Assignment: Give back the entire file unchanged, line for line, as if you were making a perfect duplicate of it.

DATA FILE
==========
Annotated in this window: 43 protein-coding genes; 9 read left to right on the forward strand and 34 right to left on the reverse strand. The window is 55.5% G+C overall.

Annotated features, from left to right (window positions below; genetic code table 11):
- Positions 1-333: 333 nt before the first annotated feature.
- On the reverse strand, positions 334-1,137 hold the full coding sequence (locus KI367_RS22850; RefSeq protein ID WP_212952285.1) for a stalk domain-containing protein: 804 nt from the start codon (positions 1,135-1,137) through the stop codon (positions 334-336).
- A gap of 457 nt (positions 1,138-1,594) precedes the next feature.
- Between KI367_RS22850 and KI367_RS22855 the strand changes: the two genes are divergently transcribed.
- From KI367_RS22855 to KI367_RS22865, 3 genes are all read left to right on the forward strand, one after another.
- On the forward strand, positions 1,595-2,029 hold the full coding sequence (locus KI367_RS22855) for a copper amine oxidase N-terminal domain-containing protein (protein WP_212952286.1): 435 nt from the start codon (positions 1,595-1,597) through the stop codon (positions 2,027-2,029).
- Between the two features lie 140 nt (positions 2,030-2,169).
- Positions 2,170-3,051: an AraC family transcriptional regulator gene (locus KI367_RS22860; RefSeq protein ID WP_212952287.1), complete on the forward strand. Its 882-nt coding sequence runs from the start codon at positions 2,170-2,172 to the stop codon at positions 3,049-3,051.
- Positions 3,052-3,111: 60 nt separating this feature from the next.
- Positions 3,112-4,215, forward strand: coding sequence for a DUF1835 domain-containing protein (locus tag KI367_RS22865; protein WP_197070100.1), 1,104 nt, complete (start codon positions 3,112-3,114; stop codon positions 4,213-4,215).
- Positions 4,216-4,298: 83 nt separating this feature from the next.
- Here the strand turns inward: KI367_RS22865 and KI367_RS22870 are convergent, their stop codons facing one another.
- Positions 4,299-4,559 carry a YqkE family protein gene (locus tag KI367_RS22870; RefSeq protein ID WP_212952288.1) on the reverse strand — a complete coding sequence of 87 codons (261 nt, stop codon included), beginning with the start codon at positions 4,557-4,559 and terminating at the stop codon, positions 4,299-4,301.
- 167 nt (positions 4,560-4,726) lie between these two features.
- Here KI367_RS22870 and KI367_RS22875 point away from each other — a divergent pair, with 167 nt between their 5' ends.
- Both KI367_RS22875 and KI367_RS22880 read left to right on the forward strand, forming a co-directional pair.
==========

Annotated in this window: 43 protein-coding genes; 9 read left to right on the forward strand and 34 right to left on the reverse strand. The window is 55.5% G+C overall.

Annotated features, from left to right (window positions below; genetic code table 11):
- Positions 1-333: 333 nt before the first annotated feature.
- On the reverse strand, positions 334-1,137 hold the full coding sequence (locus KI367_RS22850; RefSeq protein ID WP_212952285.1) for a stalk domain-containing protein: 804 nt from the start codon (positions 1,135-1,137) through the stop codon (positions 334-336).
- A gap of 457 nt (positions 1,138-1,594) precedes the next feature.
- Between KI367_RS22850 and KI367_RS22855 the strand changes: the two genes are divergently transcribed.
- From KI367_RS22855 to KI367_RS22865, 3 genes are all read left to right on the forward strand, one after another.
- On the forward strand, positions 1,595-2,029 hold the full coding sequence (locus KI367_RS22855) for a copper amine oxidase N-terminal domain-containing protein (protein WP_212952286.1): 435 nt from the start codon (positions 1,595-1,597) through the stop codon (positions 2,027-2,029).
- Between the two features lie 140 nt (positions 2,030-2,169).
- Positions 2,170-3,051: an AraC family transcriptional regulator gene (locus KI367_RS22860; RefSeq protein ID WP_212952287.1), complete on the forward strand. Its 882-nt coding sequence runs from the start codon at positions 2,170-2,172 to the stop codon at positions 3,049-3,051.
- Positions 3,052-3,111: 60 nt separating this feature from the next.
- Positions 3,112-4,215, forward strand: coding sequence for a DUF1835 domain-containing protein (locus tag KI367_RS22865; protein WP_197070100.1), 1,104 nt, complete (start codon positions 3,112-3,114; stop codon positions 4,213-4,215).
- Positions 4,216-4,298: 83 nt separating this feature from the next.
- Here the strand turns inward: KI367_RS22865 and KI367_RS22870 are convergent, their stop codons facing one another.
- Positions 4,299-4,559 carry a YqkE family protein gene (locus tag KI367_RS22870; RefSeq protein ID WP_212952288.1) on the reverse strand — a complete coding sequence of 87 codons (261 nt, stop codon included), beginning with the start codon at positions 4,557-4,559 and terminating at the stop codon, positions 4,299-4,301.
- 167 nt (positions 4,560-4,726) lie between these two features.
- Here KI367_RS22870 and KI367_RS22875 point away from each other — a divergent pair, with 167 nt between their 5' ends.
- Both KI367_RS22875 and KI367_RS22880 read left to right on the forward strand, forming a co-directional pair.